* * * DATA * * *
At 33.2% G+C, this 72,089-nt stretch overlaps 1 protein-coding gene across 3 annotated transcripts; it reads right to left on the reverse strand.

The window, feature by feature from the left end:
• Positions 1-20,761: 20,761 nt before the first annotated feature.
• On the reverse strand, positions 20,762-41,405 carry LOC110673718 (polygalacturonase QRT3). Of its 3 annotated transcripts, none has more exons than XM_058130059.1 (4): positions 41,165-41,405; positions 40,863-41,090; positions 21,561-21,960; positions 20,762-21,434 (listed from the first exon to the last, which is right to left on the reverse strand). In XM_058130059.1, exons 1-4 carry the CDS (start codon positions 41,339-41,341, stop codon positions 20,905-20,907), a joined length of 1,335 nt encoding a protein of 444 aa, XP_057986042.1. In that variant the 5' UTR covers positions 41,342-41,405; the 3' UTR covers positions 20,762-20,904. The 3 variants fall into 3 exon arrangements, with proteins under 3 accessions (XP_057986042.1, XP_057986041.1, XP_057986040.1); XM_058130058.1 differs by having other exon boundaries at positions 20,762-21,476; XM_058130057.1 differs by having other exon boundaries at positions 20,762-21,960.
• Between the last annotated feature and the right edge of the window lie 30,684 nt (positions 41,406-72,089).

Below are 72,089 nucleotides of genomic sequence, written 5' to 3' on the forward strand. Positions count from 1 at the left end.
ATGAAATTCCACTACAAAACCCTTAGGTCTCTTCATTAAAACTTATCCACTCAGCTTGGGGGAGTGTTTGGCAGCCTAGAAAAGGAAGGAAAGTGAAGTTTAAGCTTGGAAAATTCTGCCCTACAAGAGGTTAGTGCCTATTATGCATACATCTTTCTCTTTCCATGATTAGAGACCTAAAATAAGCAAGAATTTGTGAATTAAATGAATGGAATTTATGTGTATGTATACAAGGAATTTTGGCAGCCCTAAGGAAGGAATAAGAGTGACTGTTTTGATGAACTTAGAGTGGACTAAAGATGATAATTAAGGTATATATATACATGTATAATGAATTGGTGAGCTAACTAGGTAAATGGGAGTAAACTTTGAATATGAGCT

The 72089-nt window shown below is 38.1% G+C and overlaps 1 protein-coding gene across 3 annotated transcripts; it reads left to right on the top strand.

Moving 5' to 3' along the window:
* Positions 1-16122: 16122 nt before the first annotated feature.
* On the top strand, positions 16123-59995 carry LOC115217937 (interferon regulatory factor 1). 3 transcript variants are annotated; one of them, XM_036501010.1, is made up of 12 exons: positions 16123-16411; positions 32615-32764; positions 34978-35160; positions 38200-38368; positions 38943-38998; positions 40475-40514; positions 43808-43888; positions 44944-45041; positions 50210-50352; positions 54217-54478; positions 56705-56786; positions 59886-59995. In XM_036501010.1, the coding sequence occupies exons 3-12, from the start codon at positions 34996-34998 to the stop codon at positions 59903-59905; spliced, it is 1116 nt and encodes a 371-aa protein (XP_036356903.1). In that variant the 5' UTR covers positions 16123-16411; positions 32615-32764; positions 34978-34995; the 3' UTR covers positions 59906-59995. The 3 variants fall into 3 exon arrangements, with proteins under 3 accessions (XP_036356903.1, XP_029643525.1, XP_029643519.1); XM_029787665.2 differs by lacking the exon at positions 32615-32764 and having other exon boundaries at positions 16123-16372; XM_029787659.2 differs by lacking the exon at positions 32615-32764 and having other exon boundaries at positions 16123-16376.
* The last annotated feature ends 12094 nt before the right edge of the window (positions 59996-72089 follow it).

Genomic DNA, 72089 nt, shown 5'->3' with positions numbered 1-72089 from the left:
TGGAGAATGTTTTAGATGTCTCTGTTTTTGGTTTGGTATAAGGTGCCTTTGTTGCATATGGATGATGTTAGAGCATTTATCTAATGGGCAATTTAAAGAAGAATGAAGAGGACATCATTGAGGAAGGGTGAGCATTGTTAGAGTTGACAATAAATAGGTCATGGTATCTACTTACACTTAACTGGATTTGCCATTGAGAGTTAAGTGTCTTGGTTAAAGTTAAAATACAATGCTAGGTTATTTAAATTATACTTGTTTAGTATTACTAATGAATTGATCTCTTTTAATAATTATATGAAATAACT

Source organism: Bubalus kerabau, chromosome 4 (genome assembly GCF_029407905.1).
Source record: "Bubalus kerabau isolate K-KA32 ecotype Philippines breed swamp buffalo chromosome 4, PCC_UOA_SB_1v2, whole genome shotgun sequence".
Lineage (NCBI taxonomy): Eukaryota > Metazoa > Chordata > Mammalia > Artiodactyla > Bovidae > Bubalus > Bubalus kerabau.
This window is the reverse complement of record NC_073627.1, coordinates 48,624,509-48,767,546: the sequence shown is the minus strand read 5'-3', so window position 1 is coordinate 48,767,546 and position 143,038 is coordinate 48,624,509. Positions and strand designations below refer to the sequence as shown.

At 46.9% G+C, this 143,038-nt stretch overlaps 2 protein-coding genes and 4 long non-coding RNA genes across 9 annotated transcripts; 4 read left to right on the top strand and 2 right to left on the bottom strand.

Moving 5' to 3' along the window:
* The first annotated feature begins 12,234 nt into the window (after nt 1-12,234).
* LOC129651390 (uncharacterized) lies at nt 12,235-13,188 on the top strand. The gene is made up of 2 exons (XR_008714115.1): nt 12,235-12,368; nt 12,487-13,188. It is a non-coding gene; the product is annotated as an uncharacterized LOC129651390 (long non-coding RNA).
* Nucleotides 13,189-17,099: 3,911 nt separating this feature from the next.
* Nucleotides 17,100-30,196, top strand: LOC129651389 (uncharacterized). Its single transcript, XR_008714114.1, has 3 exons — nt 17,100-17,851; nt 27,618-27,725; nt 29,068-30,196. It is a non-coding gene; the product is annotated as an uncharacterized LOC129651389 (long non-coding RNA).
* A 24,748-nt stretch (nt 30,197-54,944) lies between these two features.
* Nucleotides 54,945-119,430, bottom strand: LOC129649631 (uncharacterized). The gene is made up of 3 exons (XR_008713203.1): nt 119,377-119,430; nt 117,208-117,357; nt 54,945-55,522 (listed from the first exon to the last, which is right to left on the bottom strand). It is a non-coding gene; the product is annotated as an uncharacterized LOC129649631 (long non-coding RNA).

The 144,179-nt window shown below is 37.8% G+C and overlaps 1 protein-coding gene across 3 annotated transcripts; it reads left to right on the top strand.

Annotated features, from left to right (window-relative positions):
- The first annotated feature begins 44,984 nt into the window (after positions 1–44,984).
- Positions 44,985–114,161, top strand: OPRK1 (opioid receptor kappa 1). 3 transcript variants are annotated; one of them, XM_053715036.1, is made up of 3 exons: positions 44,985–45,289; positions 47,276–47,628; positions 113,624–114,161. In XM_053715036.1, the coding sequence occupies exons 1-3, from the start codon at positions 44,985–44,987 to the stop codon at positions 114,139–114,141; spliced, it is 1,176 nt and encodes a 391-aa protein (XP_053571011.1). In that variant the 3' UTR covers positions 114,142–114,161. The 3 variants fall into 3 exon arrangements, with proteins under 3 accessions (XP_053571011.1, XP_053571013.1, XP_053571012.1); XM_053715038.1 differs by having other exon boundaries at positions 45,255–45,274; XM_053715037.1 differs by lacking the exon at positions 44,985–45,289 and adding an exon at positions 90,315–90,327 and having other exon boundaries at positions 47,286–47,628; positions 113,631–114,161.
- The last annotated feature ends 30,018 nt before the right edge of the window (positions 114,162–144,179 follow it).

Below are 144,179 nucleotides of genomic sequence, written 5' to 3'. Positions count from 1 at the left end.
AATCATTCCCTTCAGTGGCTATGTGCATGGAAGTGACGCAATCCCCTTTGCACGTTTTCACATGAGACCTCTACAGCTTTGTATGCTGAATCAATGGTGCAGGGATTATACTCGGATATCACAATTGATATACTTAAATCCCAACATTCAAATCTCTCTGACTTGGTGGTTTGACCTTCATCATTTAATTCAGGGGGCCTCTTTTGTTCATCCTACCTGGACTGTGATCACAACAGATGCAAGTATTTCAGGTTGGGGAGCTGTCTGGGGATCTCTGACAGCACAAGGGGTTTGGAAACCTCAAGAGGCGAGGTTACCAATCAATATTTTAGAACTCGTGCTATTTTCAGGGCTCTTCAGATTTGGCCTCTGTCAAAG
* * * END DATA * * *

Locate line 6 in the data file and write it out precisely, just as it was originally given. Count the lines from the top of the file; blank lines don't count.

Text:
Below are 72,089 nucleotides of genomic sequence, written 5' to 3' on the forward strand. Positions count from 1 at the left end.